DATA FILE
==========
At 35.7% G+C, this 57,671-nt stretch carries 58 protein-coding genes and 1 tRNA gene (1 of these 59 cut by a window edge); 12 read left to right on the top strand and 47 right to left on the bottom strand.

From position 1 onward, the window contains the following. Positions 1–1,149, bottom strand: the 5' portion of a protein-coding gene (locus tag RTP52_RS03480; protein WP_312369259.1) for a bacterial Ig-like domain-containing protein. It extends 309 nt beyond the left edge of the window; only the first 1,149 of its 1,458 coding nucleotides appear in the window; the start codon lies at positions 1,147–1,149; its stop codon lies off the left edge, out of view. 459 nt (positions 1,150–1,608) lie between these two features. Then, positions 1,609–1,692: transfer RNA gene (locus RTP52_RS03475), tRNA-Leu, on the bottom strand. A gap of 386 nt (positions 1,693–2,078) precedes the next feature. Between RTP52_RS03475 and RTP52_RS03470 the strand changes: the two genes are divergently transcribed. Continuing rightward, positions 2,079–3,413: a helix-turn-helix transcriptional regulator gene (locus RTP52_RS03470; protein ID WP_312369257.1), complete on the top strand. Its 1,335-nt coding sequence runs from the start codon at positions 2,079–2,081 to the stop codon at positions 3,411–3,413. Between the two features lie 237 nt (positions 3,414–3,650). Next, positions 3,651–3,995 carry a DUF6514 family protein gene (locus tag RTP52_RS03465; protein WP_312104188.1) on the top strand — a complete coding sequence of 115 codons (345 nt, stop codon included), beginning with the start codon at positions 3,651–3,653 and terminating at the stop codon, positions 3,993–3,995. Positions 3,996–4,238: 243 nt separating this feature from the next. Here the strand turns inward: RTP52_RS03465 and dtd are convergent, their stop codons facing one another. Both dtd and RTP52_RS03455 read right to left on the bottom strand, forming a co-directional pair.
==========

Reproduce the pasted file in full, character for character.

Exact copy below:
At 35.7% G+C, this 57,671-nt stretch carries 58 protein-coding genes and 1 tRNA gene (1 of these 59 cut by a window edge); 12 read left to right on the top strand and 47 right to left on the bottom strand.

From position 1 onward, the window contains the following. Positions 1–1,149, bottom strand: the 5' portion of a protein-coding gene (locus tag RTP52_RS03480; protein WP_312369259.1) for a bacterial Ig-like domain-containing protein. It extends 309 nt beyond the left edge of the window; only the first 1,149 of its 1,458 coding nucleotides appear in the window; the start codon lies at positions 1,147–1,149; its stop codon lies off the left edge, out of view. 459 nt (positions 1,150–1,608) lie between these two features. Then, positions 1,609–1,692: transfer RNA gene (locus RTP52_RS03475), tRNA-Leu, on the bottom strand. A gap of 386 nt (positions 1,693–2,078) precedes the next feature. Between RTP52_RS03475 and RTP52_RS03470 the strand changes: the two genes are divergently transcribed. Continuing rightward, positions 2,079–3,413: a helix-turn-helix transcriptional regulator gene (locus RTP52_RS03470; protein ID WP_312369257.1), complete on the top strand. Its 1,335-nt coding sequence runs from the start codon at positions 2,079–2,081 to the stop codon at positions 3,411–3,413. Between the two features lie 237 nt (positions 3,414–3,650). Next, positions 3,651–3,995 carry a DUF6514 family protein gene (locus tag RTP52_RS03465; protein WP_312104188.1) on the top strand — a complete coding sequence of 115 codons (345 nt, stop codon included), beginning with the start codon at positions 3,651–3,653 and terminating at the stop codon, positions 3,993–3,995. Positions 3,996–4,238: 243 nt separating this feature from the next. Here the strand turns inward: RTP52_RS03465 and dtd are convergent, their stop codons facing one another. Both dtd and RTP52_RS03455 read right to left on the bottom strand, forming a co-directional pair.